(a) harvesting chondocytes or MSC cells from the patient;

(b) preparing tissue engineered cartilage by one of the methods provided herein, wherein the cells are the chondocytes or MSC cells harvested from the patient;

(c) implanting the tissue engineered cartilage in the patient in the locus having damaged cartilage.

Yet another aspect is a method for cosmetic or reconstructive surgery, the method comprising the steps of

(a) providing a tissue engineered cartilage having a peak compressive stress (Young's modulus) of greater than 250 MPa, which tissue engineered cartilage is composed of a plurality of chondocytes dispersed in a nanofibrous polymer support comprising a plurality of polymer nanofibers or a tissue engineered cartilage prepared by the methods provided herein;

(b) inserting the tissue engineered cartilage into a patient

In another aspect, the invention provides a method for cosmetic or reconstructive surgery, the method comprising the steps of

(a) harvesting chondocytes or MSC cells from the patient;

(b) preparing tissue engineered cartilage by a method provided herein, wherein the cells are the chondocytes or MSC cells harvested from the patient;

(c) implanting the tissue engineered cartilage in the patient.

In one embodiment, the present invention provides methods of treating disease and/or disorders or symptoms thereof which comprise administering a nanofibrous polymeric support, an engineered tissue or engineered cartilage provided herein to a subject (e.g., a mammal such as a human). More particularly, the present invention provides methods of treating damaged or destroyed cartilage by inserting tissue engineered cartilage herein at the locus of cartilage damage or destruction in the patient. Thus, for example, a patient suffering from arthritis of the knee may have damaged or destroyed some or all of the cartilage interposed between the femur, the fibula, and/or the patella. The methods of the invention provide for treatment by inserting tissue engineered cartilage or inserting a nanofibrous polymer support in the knee at the point of damage to replace or repair the damaged cartilage.

In certain other aspects, engineered cartilage provided herein is administered to a subject (e.g., a mammal such as a human) to provide desirable reconstructive or cosmetic benefit to the patient. Thus, for example, a patient sustained an injury which caused damage or destruction of the cartilage of the ear or nose. The methods of the invention provide for reconstruction or cosmetic enhancement of the ear or nose by inserting a formed engineered cartilage into the damaged nose or ear thereby improving the function or aesthetics of the nose or ear.

As used herein, the terms “treat,” treating,” “treatment,” and the like refer to reducing or ameliorating a disorder and/or symptoms associated therewith. It will be appreciated that, although not precluded, treating a disorder or condition does not require that the disorder, condition or symptoms associated therewith be completely eliminated.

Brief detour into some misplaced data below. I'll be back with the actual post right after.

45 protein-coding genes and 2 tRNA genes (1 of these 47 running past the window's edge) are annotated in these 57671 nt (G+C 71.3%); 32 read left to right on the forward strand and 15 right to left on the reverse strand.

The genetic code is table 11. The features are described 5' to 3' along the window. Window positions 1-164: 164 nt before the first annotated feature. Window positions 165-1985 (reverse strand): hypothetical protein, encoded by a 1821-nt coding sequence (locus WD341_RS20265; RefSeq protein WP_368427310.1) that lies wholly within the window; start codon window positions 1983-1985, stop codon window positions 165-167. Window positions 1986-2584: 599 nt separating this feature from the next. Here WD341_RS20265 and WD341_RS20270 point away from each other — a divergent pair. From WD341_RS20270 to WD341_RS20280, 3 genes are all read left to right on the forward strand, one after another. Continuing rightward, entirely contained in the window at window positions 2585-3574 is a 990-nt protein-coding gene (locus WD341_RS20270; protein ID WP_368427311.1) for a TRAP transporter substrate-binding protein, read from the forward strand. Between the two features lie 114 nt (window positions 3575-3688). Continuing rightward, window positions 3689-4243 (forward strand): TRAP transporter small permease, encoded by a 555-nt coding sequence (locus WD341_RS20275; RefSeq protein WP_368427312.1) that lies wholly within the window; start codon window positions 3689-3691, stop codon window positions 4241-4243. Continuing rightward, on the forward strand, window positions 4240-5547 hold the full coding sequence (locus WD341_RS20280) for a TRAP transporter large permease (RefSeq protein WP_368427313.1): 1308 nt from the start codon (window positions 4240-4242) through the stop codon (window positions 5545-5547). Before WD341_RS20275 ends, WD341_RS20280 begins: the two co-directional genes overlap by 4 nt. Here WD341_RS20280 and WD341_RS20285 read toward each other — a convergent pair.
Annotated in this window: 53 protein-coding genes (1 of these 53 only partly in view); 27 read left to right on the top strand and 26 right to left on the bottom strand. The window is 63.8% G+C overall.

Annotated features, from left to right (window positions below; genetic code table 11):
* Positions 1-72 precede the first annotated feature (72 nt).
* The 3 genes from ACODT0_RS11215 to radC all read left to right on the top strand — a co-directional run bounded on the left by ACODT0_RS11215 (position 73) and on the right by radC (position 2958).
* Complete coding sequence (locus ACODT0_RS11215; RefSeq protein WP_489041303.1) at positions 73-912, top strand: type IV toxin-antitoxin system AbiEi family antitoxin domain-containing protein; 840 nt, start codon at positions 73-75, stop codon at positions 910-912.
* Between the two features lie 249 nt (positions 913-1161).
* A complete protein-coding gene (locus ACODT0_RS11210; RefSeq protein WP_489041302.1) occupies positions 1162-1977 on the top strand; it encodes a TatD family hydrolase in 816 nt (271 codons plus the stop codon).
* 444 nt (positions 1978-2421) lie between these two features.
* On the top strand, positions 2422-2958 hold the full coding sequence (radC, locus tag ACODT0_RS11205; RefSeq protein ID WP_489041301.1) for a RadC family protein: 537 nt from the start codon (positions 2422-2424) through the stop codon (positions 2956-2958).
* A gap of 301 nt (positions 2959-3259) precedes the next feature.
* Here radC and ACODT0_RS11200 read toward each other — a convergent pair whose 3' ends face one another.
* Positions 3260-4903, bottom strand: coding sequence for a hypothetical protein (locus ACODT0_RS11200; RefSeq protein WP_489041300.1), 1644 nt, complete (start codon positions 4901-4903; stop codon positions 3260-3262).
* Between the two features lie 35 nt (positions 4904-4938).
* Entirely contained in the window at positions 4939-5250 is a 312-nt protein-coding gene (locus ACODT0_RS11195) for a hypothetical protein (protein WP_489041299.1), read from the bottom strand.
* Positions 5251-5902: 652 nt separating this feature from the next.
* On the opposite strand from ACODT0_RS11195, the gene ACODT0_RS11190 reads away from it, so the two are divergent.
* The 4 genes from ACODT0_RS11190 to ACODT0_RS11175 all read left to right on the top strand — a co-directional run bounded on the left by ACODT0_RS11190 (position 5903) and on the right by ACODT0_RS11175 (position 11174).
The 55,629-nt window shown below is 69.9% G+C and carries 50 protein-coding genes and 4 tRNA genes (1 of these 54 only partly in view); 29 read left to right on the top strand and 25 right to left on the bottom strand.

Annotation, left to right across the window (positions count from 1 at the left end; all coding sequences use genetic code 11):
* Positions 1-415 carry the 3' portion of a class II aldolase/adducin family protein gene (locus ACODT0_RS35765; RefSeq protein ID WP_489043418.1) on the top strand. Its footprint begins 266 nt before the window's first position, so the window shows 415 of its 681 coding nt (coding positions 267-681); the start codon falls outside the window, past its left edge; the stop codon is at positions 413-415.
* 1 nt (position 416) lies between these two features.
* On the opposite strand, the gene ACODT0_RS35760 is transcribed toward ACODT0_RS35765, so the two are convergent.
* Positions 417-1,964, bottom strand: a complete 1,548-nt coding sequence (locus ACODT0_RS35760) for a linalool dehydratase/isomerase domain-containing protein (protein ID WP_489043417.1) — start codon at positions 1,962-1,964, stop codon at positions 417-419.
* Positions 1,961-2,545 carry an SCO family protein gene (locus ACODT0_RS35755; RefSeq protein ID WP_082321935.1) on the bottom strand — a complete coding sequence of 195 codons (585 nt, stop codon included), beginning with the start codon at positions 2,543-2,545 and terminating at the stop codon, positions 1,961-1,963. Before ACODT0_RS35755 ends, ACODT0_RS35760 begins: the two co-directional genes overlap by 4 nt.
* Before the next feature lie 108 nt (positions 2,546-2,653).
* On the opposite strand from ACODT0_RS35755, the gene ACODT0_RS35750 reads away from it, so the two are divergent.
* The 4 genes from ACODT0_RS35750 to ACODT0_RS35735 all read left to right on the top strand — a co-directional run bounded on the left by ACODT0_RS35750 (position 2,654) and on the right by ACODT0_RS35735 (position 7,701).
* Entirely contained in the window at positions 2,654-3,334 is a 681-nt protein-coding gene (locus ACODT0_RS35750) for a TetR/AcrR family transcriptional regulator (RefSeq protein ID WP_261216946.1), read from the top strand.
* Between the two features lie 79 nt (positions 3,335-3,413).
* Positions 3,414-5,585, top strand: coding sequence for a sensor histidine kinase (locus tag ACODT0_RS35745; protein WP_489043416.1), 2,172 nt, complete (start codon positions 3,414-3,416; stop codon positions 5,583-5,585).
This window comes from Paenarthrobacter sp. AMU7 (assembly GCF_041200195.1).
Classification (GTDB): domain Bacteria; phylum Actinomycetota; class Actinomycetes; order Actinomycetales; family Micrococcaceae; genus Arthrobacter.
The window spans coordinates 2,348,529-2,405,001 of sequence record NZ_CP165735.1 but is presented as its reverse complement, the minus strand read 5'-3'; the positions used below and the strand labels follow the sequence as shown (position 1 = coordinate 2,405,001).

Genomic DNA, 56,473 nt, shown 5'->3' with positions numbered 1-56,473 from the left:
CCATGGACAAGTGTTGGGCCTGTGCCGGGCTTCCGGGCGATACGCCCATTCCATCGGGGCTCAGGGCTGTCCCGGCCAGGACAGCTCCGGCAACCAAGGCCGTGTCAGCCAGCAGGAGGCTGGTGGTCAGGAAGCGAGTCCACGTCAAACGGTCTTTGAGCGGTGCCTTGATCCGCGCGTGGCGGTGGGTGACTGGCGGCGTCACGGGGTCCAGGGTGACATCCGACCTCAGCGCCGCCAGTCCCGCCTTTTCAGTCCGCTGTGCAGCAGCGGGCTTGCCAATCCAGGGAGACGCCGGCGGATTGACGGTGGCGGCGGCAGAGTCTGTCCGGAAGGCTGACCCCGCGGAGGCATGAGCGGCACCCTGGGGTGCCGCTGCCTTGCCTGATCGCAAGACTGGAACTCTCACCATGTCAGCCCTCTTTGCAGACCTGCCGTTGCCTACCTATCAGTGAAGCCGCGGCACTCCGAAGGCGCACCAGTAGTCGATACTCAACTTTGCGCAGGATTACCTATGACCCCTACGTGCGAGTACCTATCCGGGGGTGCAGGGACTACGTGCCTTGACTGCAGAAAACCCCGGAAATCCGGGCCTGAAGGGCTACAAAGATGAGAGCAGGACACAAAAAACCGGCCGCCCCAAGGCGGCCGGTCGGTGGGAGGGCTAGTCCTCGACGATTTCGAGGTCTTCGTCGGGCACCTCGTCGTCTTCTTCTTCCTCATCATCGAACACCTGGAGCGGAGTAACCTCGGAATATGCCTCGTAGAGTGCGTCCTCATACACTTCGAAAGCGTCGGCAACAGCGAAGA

As used herein, the terms “prevent,” “preventing,” “prevention,” “prophylactic treatment” and the like refer to reducing the probability of developing a disorder or condition in a subject, who does not have, but is at risk of or susceptible to developing a disorder or condition.

As used “cosmetic surgery” or “reconstructive surgery” is intended herein to refer to surgical procedures intended to modify or improve the appearance of a physical feature, irregularity, or defect.

The invention will be further described in the following examples. It should be understood that these examples are for illustrative purposes only and are not to be construed as limiting this invention in any manner.

Example

Isolation and Culture of Bone Marrow-Derived hMSCs

With approval from the Institutional Review Board of Thomas Jefferson University, bone marrow-derived hMSCs were obtained from the femoral heads of patients undergoing total hip arthroplasty, and processed as previously described (Noth U, et al. J Orthop Res 2002;20:1060-9; Haynesworth S E, et al. Bone 1992;13:81-8; and Wang M L, et al. J Orthop Res 2002;20:1175-84). Briefly, whole bone marrow was curetted from the exposed cutting plane of the femoral neck, washed extensively in Dulbecco's Modified Eagle's medium (DMEM; BioWhittaker, Walkersville, Md.), separated from contaminating trabecular bone fragments and other tissues using a 20-gauge needle attached to a 10-cc syringe, and cultured in DMEM, 10% fetal bovine serum (FBS; Premium Select, Atlanta Biologicals, Atlanta, Ga.) from selected lots (Caterson E J, et al. Mol Biotechnol 2002;20:245-56), and antibiotics (50 μg/mL streptomycin, 50 IU/mL of penicillin; Cellgro, Herndon, Va.) at a density of 4×105 cells/cm2. Six hours post-plating, tissue culture flasks were washed twice with phosphate-buffered saline (PBS) to remove non-adherent cells. Medium changes were made every 3-4 days. Subconfluent cell monolayers were dissociated using 0.25% trypsin (Gibco BRL, Life Technologies, Grand Island, N.Y.) and either passaged or utilized directly for study.

Example 2

Fabrication of Electrospun Nanofibrous PCL Scaffolds